I recall Rhonda Patrick suggesting the TheraZinc oral spray (citation needed), which contains zinc gluconate. Unfortunately, it's a US-only product. (https://quantumhealth.com/shop/product/therazinc-oral-spray)
Directions to the meetup room:
Talk topic has been settled:
Kevin Simler & Robin Hanson's book, The Elephant in the Brain: Hidden Motives in Everyday Life
Instructions on how to find the meetup room:
True, they will fail to cooperate for some R, but the values of such R have a low probability. (But yeah, it's also required that uy and R are chosen independently—otherwise an adversary could just choose either so that it results in the players choosing different actions.)
The smoothness comes in from marginalising a random R. The coordination comes from making R and ε common knowledge, so they cooperate using the correlation in their observations—an interesting phenomenon.
(How can I write LaTeX in the comments?)
The game is indeed a clean example of Glomarization.
I might have misunderstood your main point, which I interpret as: “because of the counterfactual that I could have gotten a high card in this game, I shouldn't reveal a low card with probability 1.” Are you sure that it's because of the counterfactual in the current game, and not the possible consequences in my later interactions with B?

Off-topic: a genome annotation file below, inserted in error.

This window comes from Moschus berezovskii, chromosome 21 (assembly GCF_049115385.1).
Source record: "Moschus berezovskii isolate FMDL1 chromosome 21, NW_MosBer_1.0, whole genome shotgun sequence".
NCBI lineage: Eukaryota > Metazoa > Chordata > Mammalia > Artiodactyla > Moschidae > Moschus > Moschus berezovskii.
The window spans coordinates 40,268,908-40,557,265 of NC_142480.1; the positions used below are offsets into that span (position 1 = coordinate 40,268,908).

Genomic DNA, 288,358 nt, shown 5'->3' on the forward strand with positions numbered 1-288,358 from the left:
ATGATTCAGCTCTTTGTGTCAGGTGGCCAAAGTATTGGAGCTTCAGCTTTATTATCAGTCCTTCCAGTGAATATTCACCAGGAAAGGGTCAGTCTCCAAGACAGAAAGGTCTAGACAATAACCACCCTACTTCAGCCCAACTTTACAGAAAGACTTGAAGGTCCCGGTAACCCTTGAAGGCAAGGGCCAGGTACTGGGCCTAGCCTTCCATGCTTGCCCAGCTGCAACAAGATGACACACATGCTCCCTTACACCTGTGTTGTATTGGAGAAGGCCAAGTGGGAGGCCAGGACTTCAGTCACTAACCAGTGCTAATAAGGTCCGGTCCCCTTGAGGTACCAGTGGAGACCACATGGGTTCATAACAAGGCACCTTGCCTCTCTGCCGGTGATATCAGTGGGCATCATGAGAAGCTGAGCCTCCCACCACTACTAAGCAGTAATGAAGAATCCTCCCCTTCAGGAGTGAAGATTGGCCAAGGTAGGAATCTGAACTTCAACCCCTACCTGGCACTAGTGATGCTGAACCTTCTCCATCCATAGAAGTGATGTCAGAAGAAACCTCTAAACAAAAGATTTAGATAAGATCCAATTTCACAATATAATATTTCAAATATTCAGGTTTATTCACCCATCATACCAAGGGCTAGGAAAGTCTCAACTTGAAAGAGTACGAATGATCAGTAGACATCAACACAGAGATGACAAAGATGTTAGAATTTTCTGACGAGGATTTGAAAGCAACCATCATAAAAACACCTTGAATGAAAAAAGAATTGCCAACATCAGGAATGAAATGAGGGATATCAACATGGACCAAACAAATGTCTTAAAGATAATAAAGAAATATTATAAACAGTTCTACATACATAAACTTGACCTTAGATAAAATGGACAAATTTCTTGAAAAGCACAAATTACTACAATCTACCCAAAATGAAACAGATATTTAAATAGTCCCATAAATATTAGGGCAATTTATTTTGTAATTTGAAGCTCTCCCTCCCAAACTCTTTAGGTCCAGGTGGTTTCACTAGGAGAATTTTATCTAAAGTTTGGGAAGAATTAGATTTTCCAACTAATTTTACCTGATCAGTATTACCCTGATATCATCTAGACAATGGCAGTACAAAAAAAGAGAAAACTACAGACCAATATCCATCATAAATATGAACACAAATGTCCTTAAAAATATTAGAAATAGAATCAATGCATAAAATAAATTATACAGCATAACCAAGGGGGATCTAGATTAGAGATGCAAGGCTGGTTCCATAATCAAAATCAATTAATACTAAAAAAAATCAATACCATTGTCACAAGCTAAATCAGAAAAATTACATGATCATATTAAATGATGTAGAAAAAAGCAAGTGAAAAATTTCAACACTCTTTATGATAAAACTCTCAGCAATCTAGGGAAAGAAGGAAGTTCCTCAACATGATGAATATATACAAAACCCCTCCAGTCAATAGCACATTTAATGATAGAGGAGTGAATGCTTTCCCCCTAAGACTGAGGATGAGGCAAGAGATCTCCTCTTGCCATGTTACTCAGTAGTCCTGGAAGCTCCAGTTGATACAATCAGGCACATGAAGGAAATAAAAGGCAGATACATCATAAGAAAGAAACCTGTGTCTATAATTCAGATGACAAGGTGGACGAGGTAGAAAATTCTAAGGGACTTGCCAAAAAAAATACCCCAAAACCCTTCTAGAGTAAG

I would reveal my card if the game was truly unique, in that zero information leaks out. (Suppose B's memories of this game are erased afterwards.)
In real life, my decision would affect Player B's image of me, which affects how he will reason about similar games against me in the future. (And even how people close to him will reason about people like me.)
A multi-agent influence diagram on the iterated version shows how one can screw himself over in later games. If A first hides, then B cannot update her model of A:
If A first reveals a low card, then a pattern that's almost-but-not-quite-like Newcomb's is revealed: